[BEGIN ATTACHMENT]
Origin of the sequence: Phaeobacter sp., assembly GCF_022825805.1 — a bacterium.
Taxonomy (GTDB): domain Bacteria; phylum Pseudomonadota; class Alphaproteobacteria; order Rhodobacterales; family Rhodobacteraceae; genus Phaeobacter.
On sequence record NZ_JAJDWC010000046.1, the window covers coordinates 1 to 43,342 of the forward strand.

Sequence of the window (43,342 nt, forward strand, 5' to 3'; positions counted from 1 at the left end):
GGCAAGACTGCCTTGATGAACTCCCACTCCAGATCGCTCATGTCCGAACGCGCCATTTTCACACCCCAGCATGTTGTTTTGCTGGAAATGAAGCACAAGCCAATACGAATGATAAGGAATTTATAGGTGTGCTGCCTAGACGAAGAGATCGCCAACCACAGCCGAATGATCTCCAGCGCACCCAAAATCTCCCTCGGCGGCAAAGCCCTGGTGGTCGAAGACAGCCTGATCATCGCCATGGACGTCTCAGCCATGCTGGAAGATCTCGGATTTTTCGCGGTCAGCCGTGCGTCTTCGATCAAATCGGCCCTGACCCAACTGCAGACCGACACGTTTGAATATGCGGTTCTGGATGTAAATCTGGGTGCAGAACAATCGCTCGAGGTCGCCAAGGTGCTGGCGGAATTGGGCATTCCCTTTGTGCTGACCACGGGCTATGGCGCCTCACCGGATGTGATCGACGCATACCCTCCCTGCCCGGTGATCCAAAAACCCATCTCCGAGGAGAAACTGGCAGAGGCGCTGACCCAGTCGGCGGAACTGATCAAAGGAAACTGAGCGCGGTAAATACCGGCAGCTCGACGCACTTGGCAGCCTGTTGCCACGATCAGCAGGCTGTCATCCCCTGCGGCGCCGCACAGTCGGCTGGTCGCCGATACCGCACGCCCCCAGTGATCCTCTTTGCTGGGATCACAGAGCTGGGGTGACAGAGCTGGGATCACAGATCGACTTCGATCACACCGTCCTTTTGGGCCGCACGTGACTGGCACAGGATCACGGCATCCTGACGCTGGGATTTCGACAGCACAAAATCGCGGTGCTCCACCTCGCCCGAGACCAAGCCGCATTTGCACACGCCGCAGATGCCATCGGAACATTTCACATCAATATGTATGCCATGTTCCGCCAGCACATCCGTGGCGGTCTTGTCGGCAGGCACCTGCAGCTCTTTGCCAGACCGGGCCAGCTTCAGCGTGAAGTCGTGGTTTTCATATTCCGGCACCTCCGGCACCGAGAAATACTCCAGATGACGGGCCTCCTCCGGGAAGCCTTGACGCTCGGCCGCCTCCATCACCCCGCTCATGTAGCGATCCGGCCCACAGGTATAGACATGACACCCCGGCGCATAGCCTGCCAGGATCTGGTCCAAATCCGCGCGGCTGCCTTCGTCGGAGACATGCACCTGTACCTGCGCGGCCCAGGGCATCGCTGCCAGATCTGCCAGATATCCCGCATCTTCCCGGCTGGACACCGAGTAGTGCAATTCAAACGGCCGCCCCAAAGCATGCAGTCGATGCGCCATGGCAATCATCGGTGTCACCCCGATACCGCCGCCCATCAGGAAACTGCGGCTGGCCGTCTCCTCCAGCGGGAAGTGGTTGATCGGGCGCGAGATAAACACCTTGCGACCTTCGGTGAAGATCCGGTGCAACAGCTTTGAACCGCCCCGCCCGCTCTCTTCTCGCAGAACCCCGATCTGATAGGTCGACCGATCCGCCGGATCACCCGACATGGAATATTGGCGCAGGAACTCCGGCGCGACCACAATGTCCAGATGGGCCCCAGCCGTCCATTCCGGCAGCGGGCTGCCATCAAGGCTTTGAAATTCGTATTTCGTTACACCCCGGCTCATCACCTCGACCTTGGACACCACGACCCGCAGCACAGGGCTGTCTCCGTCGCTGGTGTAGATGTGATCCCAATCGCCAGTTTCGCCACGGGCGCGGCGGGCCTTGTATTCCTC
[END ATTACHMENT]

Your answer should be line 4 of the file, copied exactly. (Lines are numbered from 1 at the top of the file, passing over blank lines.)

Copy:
Sequence of the window (43,342 nt, forward strand, 5' to 3'; positions counted from 1 at the left end):